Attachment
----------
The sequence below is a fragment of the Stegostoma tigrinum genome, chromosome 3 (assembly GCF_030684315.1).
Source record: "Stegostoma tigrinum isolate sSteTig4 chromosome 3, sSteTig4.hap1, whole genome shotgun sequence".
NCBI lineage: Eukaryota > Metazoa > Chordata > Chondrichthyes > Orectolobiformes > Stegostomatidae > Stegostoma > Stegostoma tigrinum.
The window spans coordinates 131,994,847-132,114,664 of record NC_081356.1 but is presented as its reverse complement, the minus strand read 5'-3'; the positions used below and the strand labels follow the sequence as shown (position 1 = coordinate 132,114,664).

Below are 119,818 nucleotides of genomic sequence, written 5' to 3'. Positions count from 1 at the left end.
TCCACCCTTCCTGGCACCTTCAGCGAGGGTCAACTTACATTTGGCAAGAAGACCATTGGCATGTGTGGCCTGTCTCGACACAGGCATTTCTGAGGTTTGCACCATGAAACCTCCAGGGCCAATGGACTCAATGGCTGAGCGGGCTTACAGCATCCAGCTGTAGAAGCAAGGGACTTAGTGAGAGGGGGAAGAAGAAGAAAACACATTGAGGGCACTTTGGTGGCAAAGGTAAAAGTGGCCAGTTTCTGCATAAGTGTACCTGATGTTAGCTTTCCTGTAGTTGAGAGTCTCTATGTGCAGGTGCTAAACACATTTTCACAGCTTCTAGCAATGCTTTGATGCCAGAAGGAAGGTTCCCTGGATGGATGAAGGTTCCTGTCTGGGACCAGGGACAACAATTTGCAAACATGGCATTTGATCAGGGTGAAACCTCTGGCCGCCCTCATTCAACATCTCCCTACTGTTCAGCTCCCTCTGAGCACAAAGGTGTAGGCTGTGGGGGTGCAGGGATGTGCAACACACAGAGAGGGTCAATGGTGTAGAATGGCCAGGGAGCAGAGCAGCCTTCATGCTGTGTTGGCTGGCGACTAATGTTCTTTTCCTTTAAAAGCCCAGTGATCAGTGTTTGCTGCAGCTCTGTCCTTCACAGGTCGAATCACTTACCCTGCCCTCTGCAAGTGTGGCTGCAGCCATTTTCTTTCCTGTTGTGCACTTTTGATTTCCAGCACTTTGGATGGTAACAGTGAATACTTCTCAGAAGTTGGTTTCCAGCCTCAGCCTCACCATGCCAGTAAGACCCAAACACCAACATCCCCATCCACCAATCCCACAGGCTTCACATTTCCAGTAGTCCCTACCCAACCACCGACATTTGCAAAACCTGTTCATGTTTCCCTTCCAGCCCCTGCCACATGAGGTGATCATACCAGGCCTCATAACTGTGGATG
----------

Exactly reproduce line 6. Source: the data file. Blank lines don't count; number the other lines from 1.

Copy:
TCCACCCTTCCTGGCACCTTCAGCGAGGGTCAACTTACATTTGGCAAGAAGACCATTGGCATGTGTGGCCTGTCTCGACACAGGCATTTCTGAGGTTTGCACCATGAAACCTCCAGGGCCAATGGACTCAATGGCTGAGCGGGCTTACAGCATCCAGCTGTAGAAGCAAGGGACTTAGTGAGAGGGGGAAGAAGAAGAAAACACATTGAGGGCACTTTGGTGGCAAAGGTAAAAGTGGCCAGTTTCTGCATAAGTGTACCTGATGTTAGCTTTCCTGTAGTTGAGAGTCTCTATGTGCAGGTGCTAAACACATTTTCACAGCTTCTAGCAATGCTTTGATGCCAGAAGGAAGGTTCCCTGGATGGATGAAGGTTCCTGTCTGGGACCAGGGACAACAATTTGCAAACATGGCATTTGATCAGGGTGAAACCTCTGGCCGCCCTCATTCAACATCTCCCTACTGTTCAGCTCCCTCTGAGCACAAAGGTGTAGGCTGTGGGGGTGCAGGGATGTGCAACACACAGAGAGGGTCAATGGTGTAGAATGGCCAGGGAGCAGAGCAGCCTTCATGCTGTGTTGGCTGGCGACTAATGTTCTTTTCCTTTAAAAGCCCAGTGATCAGTGTTTGCTGCAGCTCTGTCCTTCACAGGTCGAATCACTTACCCTGCCCTCTGCAAGTGTGGCTGCAGCCATTTTCTTTCCTGTTGTGCACTTTTGATTTCCAGCACTTTGGATGGTAACAGTGAATACTTCTCAGAAGTTGGTTTCCAGCCTCAGCCTCACCATGCCAGTAAGACCCAAACACCAACATCCCCATCCACCAATCCCACAGGCTTCACATTTCCAGTAGTCCCTACCCAACCACCGACATTTGCAAAACCTGTTCATGTTTCCCTTCCAGCCCCTGCCACATGAGGTGATCATACCAGGCCTCATAACTGTGGATG